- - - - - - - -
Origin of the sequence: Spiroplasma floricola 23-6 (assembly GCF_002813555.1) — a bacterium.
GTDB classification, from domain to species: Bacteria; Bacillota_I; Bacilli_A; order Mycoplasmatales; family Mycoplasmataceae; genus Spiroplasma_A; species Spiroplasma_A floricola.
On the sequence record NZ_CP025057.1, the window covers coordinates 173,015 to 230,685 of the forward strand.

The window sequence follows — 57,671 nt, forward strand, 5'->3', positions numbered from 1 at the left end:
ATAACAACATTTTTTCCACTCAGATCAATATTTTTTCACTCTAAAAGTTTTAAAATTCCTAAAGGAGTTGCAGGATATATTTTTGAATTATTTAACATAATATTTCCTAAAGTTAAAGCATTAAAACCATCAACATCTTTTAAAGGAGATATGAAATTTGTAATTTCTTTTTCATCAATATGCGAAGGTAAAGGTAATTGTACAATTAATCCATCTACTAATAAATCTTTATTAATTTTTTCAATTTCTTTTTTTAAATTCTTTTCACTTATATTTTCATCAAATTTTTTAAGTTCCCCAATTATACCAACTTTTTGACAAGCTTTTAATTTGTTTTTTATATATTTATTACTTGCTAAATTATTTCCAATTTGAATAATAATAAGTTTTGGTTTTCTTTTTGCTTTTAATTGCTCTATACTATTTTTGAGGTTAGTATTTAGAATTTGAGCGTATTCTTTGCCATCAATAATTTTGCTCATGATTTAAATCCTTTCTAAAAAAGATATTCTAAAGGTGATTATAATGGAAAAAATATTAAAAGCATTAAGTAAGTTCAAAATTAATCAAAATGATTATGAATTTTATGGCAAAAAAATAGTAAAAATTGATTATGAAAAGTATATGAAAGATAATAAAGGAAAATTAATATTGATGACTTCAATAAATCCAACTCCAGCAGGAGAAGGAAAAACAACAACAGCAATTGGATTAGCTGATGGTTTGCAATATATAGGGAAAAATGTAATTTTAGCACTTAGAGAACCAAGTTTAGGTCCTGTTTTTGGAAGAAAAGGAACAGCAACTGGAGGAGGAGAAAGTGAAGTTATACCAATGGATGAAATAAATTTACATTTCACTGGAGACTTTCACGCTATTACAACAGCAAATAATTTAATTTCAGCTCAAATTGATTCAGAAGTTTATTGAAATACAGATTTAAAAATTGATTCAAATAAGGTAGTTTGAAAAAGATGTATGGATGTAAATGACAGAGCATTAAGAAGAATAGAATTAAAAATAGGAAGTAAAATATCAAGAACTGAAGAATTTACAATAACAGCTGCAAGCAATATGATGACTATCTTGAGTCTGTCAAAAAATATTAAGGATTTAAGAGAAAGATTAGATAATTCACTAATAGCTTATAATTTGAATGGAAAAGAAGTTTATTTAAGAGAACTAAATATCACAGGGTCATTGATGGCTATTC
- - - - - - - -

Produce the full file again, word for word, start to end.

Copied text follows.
Origin of the sequence: Spiroplasma floricola 23-6 (assembly GCF_002813555.1) — a bacterium.
GTDB classification, from domain to species: Bacteria; Bacillota_I; Bacilli_A; order Mycoplasmatales; family Mycoplasmataceae; genus Spiroplasma_A; species Spiroplasma_A floricola.
On the sequence record NZ_CP025057.1, the window covers coordinates 173,015 to 230,685 of the forward strand.

The window sequence follows — 57,671 nt, forward strand, 5'->3', positions numbered from 1 at the left end:
ATAACAACATTTTTTCCACTCAGATCAATATTTTTTCACTCTAAAAGTTTTAAAATTCCTAAAGGAGTTGCAGGATATATTTTTGAATTATTTAACATAATATTTCCTAAAGTTAAAGCATTAAAACCATCAACATCTTTTAAAGGAGATATGAAATTTGTAATTTCTTTTTCATCAATATGCGAAGGTAAAGGTAATTGTACAATTAATCCATCTACTAATAAATCTTTATTAATTTTTTCAATTTCTTTTTTTAAATTCTTTTCACTTATATTTTCATCAAATTTTTTAAGTTCCCCAATTATACCAACTTTTTGACAAGCTTTTAATTTGTTTTTTATATATTTATTACTTGCTAAATTATTTCCAATTTGAATAATAATAAGTTTTGGTTTTCTTTTTGCTTTTAATTGCTCTATACTATTTTTGAGGTTAGTATTTAGAATTTGAGCGTATTCTTTGCCATCAATAATTTTGCTCATGATTTAAATCCTTTCTAAAAAAGATATTCTAAAGGTGATTATAATGGAAAAAATATTAAAAGCATTAAGTAAGTTCAAAATTAATCAAAATGATTATGAATTTTATGGCAAAAAAATAGTAAAAATTGATTATGAAAAGTATATGAAAGATAATAAAGGAAAATTAATATTGATGACTTCAATAAATCCAACTCCAGCAGGAGAAGGAAAAACAACAACAGCAATTGGATTAGCTGATGGTTTGCAATATATAGGGAAAAATGTAATTTTAGCACTTAGAGAACCAAGTTTAGGTCCTGTTTTTGGAAGAAAAGGAACAGCAACTGGAGGAGGAGAAAGTGAAGTTATACCAATGGATGAAATAAATTTACATTTCACTGGAGACTTTCACGCTATTACAACAGCAAATAATTTAATTTCAGCTCAAATTGATTCAGAAGTTTATTGAAATACAGATTTAAAAATTGATTCAAATAAGGTAGTTTGAAAAAGATGTATGGATGTAAATGACAGAGCATTAAGAAGAATAGAATTAAAAATAGGAAGTAAAATATCAAGAACTGAAGAATTTACAATAACAGCTGCAAGCAATATGATGACTATCTTGAGTCTGTCAAAAAATATTAAGGATTTAAGAGAAAGATTAGATAATTCACTAATAGCTTATAATTTGAATGGAAAAGAAGTTTATTTAAGAGAACTAAATATCACAGGGTCATTGATGGCTATTC